You’ll be able to drink Confluence Coffee Co.’s nitro cold brew, above, in cans by the end of July.

Have you ever thought to yourself, “Man, this nitrogen-infused cold-brew coffee is spectacular, but I wish it were just a little more portable.”?

Us neither. But Mike Woitach and Terry Darcy have.

The longtime friends are the founders of Confluence Coffee Co., a D.C.-based line of bottled cold brews that launched in April.

Hopping on the ever-growing trend of nitrogen-infused cold brews, the two recently tapped a keg of their coffee and served it at Glen’s Garden Market in Dupont. “People are always like, ‘It’s too early for beer,’ and we’re like, ‘No, it’s coffee,’ ” Woitach says.

By the end of July, the duo hope to take the experimentation a step further and sell their nitrogenated coffees in cans. Working with River City Cannery, which is based in Laurel, Md., Woitach and Darcy developed a system that keeps their nitrogen-laced coffee as fresh and effervescent as those poured straight from the keg.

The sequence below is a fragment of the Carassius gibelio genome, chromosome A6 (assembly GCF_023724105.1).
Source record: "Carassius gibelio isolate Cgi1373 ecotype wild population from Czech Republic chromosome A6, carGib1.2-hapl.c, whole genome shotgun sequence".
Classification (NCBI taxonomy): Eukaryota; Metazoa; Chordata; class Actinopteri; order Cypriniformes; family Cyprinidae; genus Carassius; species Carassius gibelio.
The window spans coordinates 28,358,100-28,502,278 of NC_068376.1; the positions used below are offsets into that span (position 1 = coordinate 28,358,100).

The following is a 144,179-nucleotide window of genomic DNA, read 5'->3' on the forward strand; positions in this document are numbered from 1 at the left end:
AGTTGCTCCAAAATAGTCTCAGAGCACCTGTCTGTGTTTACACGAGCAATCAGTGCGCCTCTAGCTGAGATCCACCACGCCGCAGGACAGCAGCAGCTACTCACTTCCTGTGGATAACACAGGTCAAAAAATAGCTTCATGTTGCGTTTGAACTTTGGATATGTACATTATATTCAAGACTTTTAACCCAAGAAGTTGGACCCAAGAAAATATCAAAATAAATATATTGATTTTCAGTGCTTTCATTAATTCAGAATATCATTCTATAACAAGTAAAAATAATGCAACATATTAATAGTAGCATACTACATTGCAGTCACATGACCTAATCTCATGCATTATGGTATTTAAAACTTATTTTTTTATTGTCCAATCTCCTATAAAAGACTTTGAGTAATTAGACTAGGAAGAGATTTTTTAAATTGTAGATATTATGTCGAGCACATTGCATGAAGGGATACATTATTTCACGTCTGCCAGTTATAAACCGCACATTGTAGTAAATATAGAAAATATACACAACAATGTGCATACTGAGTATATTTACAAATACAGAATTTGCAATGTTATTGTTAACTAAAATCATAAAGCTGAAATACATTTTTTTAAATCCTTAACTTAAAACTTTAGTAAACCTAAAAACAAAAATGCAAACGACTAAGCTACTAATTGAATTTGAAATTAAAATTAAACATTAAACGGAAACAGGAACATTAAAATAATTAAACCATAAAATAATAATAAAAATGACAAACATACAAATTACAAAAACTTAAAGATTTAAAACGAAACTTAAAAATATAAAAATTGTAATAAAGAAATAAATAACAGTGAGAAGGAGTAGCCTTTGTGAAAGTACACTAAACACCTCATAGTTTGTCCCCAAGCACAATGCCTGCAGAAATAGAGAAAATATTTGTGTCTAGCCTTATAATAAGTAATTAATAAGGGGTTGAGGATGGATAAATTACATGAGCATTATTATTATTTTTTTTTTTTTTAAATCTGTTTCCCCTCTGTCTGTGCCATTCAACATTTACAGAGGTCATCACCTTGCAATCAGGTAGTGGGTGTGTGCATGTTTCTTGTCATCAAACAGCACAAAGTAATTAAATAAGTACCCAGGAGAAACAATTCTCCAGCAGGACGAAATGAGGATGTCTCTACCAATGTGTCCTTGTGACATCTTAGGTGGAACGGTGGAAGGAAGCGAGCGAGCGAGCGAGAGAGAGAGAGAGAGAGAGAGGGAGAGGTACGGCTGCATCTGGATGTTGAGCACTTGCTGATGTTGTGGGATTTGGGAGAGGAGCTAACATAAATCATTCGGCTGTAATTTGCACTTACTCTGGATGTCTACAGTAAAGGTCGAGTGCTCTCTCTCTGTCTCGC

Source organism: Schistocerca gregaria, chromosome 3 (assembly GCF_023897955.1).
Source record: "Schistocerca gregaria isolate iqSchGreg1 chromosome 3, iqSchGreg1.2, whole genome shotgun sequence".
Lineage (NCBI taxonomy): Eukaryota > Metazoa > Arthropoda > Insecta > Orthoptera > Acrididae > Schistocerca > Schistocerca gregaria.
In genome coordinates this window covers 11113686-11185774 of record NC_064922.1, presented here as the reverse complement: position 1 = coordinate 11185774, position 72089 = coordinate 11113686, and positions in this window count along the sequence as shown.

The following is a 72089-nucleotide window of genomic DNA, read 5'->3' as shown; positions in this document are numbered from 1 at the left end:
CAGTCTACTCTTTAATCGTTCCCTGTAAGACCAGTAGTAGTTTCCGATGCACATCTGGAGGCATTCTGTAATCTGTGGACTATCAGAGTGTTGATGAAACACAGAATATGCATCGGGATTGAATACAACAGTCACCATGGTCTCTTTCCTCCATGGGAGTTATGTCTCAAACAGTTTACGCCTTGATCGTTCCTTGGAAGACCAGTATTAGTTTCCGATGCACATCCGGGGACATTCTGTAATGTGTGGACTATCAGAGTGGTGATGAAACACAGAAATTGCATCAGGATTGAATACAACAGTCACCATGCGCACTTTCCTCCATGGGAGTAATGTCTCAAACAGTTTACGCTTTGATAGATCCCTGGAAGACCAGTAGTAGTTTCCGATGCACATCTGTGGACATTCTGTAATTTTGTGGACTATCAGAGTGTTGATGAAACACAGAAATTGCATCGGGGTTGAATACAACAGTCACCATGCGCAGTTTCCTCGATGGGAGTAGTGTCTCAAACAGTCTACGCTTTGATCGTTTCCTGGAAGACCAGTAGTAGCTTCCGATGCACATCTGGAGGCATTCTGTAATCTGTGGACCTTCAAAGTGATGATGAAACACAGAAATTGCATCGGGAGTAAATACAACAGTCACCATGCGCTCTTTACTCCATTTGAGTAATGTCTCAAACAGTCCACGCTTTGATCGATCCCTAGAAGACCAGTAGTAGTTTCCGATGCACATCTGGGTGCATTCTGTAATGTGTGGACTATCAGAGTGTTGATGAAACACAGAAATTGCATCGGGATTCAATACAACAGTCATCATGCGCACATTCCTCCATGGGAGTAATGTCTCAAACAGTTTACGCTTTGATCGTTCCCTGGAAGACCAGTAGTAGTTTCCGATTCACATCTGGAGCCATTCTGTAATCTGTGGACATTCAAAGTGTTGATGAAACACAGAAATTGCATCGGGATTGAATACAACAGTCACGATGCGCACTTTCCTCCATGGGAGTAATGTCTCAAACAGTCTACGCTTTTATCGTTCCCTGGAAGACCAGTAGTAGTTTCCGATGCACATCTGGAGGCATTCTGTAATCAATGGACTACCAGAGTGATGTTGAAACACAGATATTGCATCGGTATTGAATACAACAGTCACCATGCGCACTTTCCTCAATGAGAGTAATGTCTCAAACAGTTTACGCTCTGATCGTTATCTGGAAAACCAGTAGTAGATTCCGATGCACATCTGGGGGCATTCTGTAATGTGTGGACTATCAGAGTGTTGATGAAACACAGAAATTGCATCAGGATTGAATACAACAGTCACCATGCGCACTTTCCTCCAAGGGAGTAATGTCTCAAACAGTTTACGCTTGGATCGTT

Their Kickstarter campaign was funded within nine days, and there’s still a week to go.

Though putting nitrogen coffee in cans is not necessarily new (Stumptown Coffee Roasters in Portland, Ore., sells a version), Confluence would be the first company to make such an elixir in the District, and maybe even the East Coast.

[See also: How to decode D.C.’s coffee roasters]

The nitrogen bubbles, Darcy says, enhance the natural flavors of coffee and add a subtle sweetness. “You’ll see the bubbles running up the side of the glass, and as they do they’re carrying desirable flavor compounds,” he says. It gives the coffee —which is served cold — a creamy, Guinness-like body.

[See also: Mockingbird Hill serves a $30 cup of coffee, and other pricey cups of joe in D.C.]

Plus, the cold-brewed process — which requires grounds to steep for up to 24 hours — is hailed because it yields a smoother, less bitter cup of coffee. “When you brew with cold water over a longer period of time, you extract the fruity and chocolaty notes as well as the caffeine, but you don’t extract the bitter notes,” Darcy says.

Combine the two techniques, and you’re looking at perhaps one of the most perfectly engineered cups of joe, soon available in grab-and-go form.